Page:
From Neglected Books: Mary Astor, Author – The Incredible Charlie Carewe

The following is a quote from the Neglected Books (http://neglectedbooks.com/?p=241) regarding The Incredible Charlie Carewe:

“[. . . . ]  A year later, Doubleday released her first novel, The Incredible Charlie Carewe.

Cover of Dell paperback reissue of 'The Incredible Charlie Carewe'Although it suffers some of the typical construction problems of a first novel, The Incredible Charlie Carewe is a remarkable work that demonstrates “qualities of depth and reality” equal to those Anderson noted in Astor’s acting. Charlie Carewe is the handsome, charming, charismatic son of a wealthy East Coast Establishment family with impeccable bloodlines. On the surface, it seems as if the sky is the limit–no doors are closed to Charlie Carewe.

Unfortunately, something is a bit, well, odd, about Charlie. At first, there is just a sense that his behavior is a bit hard to explain, but given his class and status, his parents, his sister, the help–everyone writes it off to quirks in his character. But then his sister comes across Charlie in the rocks along the shore of their country estate–bashing a playmate’s head into the rocks:

There was absolutely no savagery in the action, no passion or hatred, no viciousness, He looked up briefly as he saw Virginia and Jeff and called out a smiling “Hi!” and then went back to his task. Firmly, purposefully, as though he were occupied in cracking a coconut. In the seconds before movement came back to the paralyzed observers another wave whispered up to the two boys and receded with pink in its foam.

Charlie’s victim is rushed off to the hospital with permanent brain damage and the Carewe’s social finesse is put to the test as they graciously usher out their guests as if nothing more than an unfortunate accident had taken place. The next morning, as he tucks into his breakfast, he asks chattily, “What’s the news on Roger? Did he die?”

The Carewes can recognize that they have something of a ticking time bomb on their hands, but their upbringing and lack of psychological awareness (the incident above takes place in the early 1920s) leaves them helpless when it comes to dealing with it. They shuttle Charlie through a series of elite prep schools, smoothing over matters when he’s quietly asked to leave due to thefts, attacks on other students, or other indiscretions. For a long time, the only person who seems remotely able to accept that Charlie’s actions are more than a little abnormal is his sister Virginia, and even she is at a loss to explain it:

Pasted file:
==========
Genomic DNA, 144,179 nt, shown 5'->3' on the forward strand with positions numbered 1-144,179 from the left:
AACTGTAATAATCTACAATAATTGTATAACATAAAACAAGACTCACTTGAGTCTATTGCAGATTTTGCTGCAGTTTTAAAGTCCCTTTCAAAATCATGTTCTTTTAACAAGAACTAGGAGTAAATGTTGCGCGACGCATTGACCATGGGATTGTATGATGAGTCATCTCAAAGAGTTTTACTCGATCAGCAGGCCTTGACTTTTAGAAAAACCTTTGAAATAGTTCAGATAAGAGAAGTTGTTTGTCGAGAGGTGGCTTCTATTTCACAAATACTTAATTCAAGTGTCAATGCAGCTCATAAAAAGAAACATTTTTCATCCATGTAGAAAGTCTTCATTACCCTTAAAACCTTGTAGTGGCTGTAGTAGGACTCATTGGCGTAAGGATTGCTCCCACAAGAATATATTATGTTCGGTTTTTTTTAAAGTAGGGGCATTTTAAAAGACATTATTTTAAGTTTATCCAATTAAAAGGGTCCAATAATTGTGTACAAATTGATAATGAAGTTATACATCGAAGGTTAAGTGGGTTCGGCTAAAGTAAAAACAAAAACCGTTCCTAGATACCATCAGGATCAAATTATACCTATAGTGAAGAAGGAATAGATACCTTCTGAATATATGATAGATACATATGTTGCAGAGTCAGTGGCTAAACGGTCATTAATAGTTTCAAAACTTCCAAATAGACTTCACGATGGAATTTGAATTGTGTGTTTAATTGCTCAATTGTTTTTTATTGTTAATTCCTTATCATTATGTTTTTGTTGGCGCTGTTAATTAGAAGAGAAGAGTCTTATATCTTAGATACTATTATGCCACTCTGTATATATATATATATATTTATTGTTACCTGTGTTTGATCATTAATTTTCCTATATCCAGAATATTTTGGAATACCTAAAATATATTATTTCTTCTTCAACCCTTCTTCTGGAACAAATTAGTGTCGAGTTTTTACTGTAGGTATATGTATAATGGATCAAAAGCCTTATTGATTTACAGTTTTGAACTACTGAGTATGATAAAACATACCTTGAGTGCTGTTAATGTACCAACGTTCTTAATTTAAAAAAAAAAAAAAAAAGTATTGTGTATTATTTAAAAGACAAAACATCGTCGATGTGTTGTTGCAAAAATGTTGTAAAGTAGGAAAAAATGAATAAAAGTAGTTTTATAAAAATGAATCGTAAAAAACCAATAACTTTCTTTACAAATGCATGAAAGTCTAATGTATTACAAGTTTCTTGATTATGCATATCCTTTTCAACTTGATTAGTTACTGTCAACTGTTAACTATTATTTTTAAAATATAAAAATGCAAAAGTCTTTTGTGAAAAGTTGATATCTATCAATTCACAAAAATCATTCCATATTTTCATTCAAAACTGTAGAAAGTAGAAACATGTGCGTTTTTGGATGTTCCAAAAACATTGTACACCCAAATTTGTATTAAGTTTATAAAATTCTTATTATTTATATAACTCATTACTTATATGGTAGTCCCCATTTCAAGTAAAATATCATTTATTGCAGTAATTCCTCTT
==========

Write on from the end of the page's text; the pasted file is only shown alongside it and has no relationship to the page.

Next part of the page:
As usual, she thought, she was making a fuss, putting too much importance on Charlie’s behavior. She should be used to it now. Wearily she thought, at least there was one consistency; in any given situation, Charlie could be counted on to do the wrong thing, the inappropriate thing. Nobody, but nobody, could be more charming when he wanted to be. He had, it seemed, a full command of the social graces, and in any gathering, especially of people who were strangers to him, could attract attention with no effort. People would gravitate toward him, toward the sound of his pleasant voice, his contagious laugh; but always he seemed to want to destroy it….

Schools could expel him, friends were quickly made and quickly lost, his contact with any kind of social life was brief, and none of it seemed to matter to him. Nor did it matter that the cumulative effect was destroying a family.

Astor displays a clinical objectivity in leading us through every step along the way as Charlie spreads havoc into the lives of almost everyone he meets. In each situation, the pattern is the same: glittering, showy success followed by abrupt failure due to some or other act of willful brutality. His forms a company, makes a great splash, achieves fame as a tycoon and philanthropist, and within a couple of years is being escorted out by his nearly bankrupted partners. He makes a show of joining the Navy after Pearl Harbor, then weasels his way out by pretending to be a bed-wetter. He drives his wife to divorce and alcoholism, borrows and loses money from friends, seduces wives and ruins friendships.

Not even the incredibly strong defenses of family fortune and status, though, can withstand the destructive force of Charlie’s will, however, and only an unlucky trip on a staircase keeps Charlie from standing alone in a wasteland of his own fallout. What Charlie is, we can now see in a glance with the benefit of much greater awareness, is, of course, a psychopath. The psychiatrist Hervey Cleckley recognized this, citing Astor’s book in the 1964 edition of his classic work on psychopathology, The Mask of Sanity: